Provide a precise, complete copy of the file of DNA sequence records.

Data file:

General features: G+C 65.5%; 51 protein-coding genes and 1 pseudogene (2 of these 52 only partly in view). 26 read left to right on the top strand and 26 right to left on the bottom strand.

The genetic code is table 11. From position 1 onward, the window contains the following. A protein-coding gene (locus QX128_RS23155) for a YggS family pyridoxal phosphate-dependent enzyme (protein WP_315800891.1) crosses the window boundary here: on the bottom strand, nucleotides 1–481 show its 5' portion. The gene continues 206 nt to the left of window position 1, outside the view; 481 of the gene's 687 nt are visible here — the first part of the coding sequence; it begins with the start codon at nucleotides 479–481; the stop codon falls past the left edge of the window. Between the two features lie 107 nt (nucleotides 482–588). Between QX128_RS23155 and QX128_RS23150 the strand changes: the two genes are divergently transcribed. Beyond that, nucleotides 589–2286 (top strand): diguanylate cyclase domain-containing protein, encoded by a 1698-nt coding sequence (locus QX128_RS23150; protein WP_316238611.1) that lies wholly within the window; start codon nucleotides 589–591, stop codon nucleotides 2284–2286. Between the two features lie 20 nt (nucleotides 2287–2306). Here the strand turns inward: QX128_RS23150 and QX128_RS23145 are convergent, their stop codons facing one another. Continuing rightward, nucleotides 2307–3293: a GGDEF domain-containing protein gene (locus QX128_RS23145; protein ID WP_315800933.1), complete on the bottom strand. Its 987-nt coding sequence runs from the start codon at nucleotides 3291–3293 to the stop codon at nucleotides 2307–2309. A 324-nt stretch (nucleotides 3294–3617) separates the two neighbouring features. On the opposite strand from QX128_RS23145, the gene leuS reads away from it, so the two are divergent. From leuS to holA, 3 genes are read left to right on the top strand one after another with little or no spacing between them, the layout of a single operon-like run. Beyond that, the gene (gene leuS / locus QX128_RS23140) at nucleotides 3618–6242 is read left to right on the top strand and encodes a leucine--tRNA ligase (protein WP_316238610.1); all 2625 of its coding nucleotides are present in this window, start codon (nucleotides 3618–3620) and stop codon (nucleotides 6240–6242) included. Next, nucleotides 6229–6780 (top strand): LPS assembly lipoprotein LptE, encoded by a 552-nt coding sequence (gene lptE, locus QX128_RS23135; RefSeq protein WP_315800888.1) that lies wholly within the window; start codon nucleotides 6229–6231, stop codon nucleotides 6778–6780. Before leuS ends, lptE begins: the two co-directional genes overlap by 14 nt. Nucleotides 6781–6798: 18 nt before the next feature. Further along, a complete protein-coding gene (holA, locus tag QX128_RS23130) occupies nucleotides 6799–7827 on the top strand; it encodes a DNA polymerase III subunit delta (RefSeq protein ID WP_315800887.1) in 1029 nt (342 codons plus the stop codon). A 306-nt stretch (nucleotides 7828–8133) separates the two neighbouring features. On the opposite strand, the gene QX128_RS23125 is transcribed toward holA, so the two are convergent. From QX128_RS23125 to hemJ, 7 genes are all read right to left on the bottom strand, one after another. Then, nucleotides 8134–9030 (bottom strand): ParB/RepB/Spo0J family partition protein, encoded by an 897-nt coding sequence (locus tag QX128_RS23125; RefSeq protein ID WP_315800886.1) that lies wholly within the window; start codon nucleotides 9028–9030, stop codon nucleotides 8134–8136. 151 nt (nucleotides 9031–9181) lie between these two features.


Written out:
General features: G+C 65.5%; 51 protein-coding genes and 1 pseudogene (2 of these 52 only partly in view). 26 read left to right on the top strand and 26 right to left on the bottom strand.

The genetic code is table 11. From position 1 onward, the window contains the following. A protein-coding gene (locus QX128_RS23155) for a YggS family pyridoxal phosphate-dependent enzyme (protein WP_315800891.1) crosses the window boundary here: on the bottom strand, nucleotides 1–481 show its 5' portion. The gene continues 206 nt to the left of window position 1, outside the view; 481 of the gene's 687 nt are visible here — the first part of the coding sequence; it begins with the start codon at nucleotides 479–481; the stop codon falls past the left edge of the window. Between the two features lie 107 nt (nucleotides 482–588). Between QX128_RS23155 and QX128_RS23150 the strand changes: the two genes are divergently transcribed. Beyond that, nucleotides 589–2286 (top strand): diguanylate cyclase domain-containing protein, encoded by a 1698-nt coding sequence (locus QX128_RS23150; protein WP_316238611.1) that lies wholly within the window; start codon nucleotides 589–591, stop codon nucleotides 2284–2286. Between the two features lie 20 nt (nucleotides 2287–2306). Here the strand turns inward: QX128_RS23150 and QX128_RS23145 are convergent, their stop codons facing one another. Continuing rightward, nucleotides 2307–3293: a GGDEF domain-containing protein gene (locus QX128_RS23145; protein ID WP_315800933.1), complete on the bottom strand. Its 987-nt coding sequence runs from the start codon at nucleotides 3291–3293 to the stop codon at nucleotides 2307–2309. A 324-nt stretch (nucleotides 3294–3617) separates the two neighbouring features. On the opposite strand from QX128_RS23145, the gene leuS reads away from it, so the two are divergent. From leuS to holA, 3 genes are read left to right on the top strand one after another with little or no spacing between them, the layout of a single operon-like run. Beyond that, the gene (gene leuS / locus QX128_RS23140) at nucleotides 3618–6242 is read left to right on the top strand and encodes a leucine--tRNA ligase (protein WP_316238610.1); all 2625 of its coding nucleotides are present in this window, start codon (nucleotides 3618–3620) and stop codon (nucleotides 6240–6242) included. Next, nucleotides 6229–6780 (top strand): LPS assembly lipoprotein LptE, encoded by a 552-nt coding sequence (gene lptE, locus QX128_RS23135; RefSeq protein WP_315800888.1) that lies wholly within the window; start codon nucleotides 6229–6231, stop codon nucleotides 6778–6780. Before leuS ends, lptE begins: the two co-directional genes overlap by 14 nt. Nucleotides 6781–6798: 18 nt before the next feature. Further along, a complete protein-coding gene (holA, locus tag QX128_RS23130) occupies nucleotides 6799–7827 on the top strand; it encodes a DNA polymerase III subunit delta (RefSeq protein ID WP_315800887.1) in 1029 nt (342 codons plus the stop codon). A 306-nt stretch (nucleotides 7828–8133) separates the two neighbouring features. On the opposite strand, the gene QX128_RS23125 is transcribed toward holA, so the two are convergent. From QX128_RS23125 to hemJ, 7 genes are all read right to left on the bottom strand, one after another. Then, nucleotides 8134–9030 (bottom strand): ParB/RepB/Spo0J family partition protein, encoded by an 897-nt coding sequence (locus tag QX128_RS23125; RefSeq protein ID WP_315800886.1) that lies wholly within the window; start codon nucleotides 9028–9030, stop codon nucleotides 8134–8136. 151 nt (nucleotides 9031–9181) lie between these two features.